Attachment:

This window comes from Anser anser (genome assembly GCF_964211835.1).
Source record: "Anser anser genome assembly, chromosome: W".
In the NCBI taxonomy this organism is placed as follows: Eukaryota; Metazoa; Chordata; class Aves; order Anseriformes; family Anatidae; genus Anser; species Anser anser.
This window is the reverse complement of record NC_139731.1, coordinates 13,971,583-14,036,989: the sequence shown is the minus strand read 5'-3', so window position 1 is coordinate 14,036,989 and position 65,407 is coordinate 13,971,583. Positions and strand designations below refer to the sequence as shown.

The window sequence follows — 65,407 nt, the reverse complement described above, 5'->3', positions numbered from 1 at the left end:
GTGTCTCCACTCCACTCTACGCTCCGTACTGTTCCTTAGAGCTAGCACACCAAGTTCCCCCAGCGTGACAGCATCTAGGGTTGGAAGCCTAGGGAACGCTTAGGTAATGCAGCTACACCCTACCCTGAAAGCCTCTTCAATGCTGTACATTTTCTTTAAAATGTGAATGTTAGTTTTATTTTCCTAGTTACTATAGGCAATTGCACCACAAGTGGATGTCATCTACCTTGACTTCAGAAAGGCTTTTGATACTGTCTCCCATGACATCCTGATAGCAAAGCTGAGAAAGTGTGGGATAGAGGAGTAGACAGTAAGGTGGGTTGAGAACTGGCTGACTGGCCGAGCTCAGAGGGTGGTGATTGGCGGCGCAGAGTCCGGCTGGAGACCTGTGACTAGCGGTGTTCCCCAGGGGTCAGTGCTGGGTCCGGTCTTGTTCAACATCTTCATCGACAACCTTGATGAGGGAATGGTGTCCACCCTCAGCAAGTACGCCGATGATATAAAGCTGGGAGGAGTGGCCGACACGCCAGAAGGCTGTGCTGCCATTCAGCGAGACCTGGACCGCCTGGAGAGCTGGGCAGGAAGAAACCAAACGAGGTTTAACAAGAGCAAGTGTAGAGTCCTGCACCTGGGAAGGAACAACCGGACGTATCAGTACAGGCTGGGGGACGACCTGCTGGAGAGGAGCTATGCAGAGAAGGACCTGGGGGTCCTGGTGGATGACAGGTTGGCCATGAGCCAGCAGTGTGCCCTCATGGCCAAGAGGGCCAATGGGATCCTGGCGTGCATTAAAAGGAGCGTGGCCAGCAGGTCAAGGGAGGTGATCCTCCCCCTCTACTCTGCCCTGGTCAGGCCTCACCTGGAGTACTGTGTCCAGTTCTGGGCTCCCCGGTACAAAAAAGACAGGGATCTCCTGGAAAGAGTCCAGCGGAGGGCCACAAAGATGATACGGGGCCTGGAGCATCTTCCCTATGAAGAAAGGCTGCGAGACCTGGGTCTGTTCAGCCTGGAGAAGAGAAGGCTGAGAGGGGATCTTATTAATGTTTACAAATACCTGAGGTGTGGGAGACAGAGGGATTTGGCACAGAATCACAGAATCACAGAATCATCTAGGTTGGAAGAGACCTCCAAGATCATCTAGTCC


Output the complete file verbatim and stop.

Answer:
This window comes from Anser anser (genome assembly GCF_964211835.1).
Source record: "Anser anser genome assembly, chromosome: W".
In the NCBI taxonomy this organism is placed as follows: Eukaryota; Metazoa; Chordata; class Aves; order Anseriformes; family Anatidae; genus Anser; species Anser anser.
This window is the reverse complement of record NC_139731.1, coordinates 13,971,583-14,036,989: the sequence shown is the minus strand read 5'-3', so window position 1 is coordinate 14,036,989 and position 65,407 is coordinate 13,971,583. Positions and strand designations below refer to the sequence as shown.

The window sequence follows — 65,407 nt, the reverse complement described above, 5'->3', positions numbered from 1 at the left end:
GTGTCTCCACTCCACTCTACGCTCCGTACTGTTCCTTAGAGCTAGCACACCAAGTTCCCCCAGCGTGACAGCATCTAGGGTTGGAAGCCTAGGGAACGCTTAGGTAATGCAGCTACACCCTACCCTGAAAGCCTCTTCAATGCTGTACATTTTCTTTAAAATGTGAATGTTAGTTTTATTTTCCTAGTTACTATAGGCAATTGCACCACAAGTGGATGTCATCTACCTTGACTTCAGAAAGGCTTTTGATACTGTCTCCCATGACATCCTGATAGCAAAGCTGAGAAAGTGTGGGATAGAGGAGTAGACAGTAAGGTGGGTTGAGAACTGGCTGACTGGCCGAGCTCAGAGGGTGGTGATTGGCGGCGCAGAGTCCGGCTGGAGACCTGTGACTAGCGGTGTTCCCCAGGGGTCAGTGCTGGGTCCGGTCTTGTTCAACATCTTCATCGACAACCTTGATGAGGGAATGGTGTCCACCCTCAGCAAGTACGCCGATGATATAAAGCTGGGAGGAGTGGCCGACACGCCAGAAGGCTGTGCTGCCATTCAGCGAGACCTGGACCGCCTGGAGAGCTGGGCAGGAAGAAACCAAACGAGGTTTAACAAGAGCAAGTGTAGAGTCCTGCACCTGGGAAGGAACAACCGGACGTATCAGTACAGGCTGGGGGACGACCTGCTGGAGAGGAGCTATGCAGAGAAGGACCTGGGGGTCCTGGTGGATGACAGGTTGGCCATGAGCCAGCAGTGTGCCCTCATGGCCAAGAGGGCCAATGGGATCCTGGCGTGCATTAAAAGGAGCGTGGCCAGCAGGTCAAGGGAGGTGATCCTCCCCCTCTACTCTGCCCTGGTCAGGCCTCACCTGGAGTACTGTGTCCAGTTCTGGGCTCCCCGGTACAAAAAAGACAGGGATCTCCTGGAAAGAGTCCAGCGGAGGGCCACAAAGATGATACGGGGCCTGGAGCATCTTCCCTATGAAGAAAGGCTGCGAGACCTGGGTCTGTTCAGCCTGGAGAAGAGAAGGCTGAGAGGGGATCTTATTAATGTTTACAAATACCTGAGGTGTGGGAGACAGAGGGATTTGGCACAGAATCACAGAATCACAGAATCATCTAGGTTGGAAGAGACCTCCAAGATCATCTAGTCC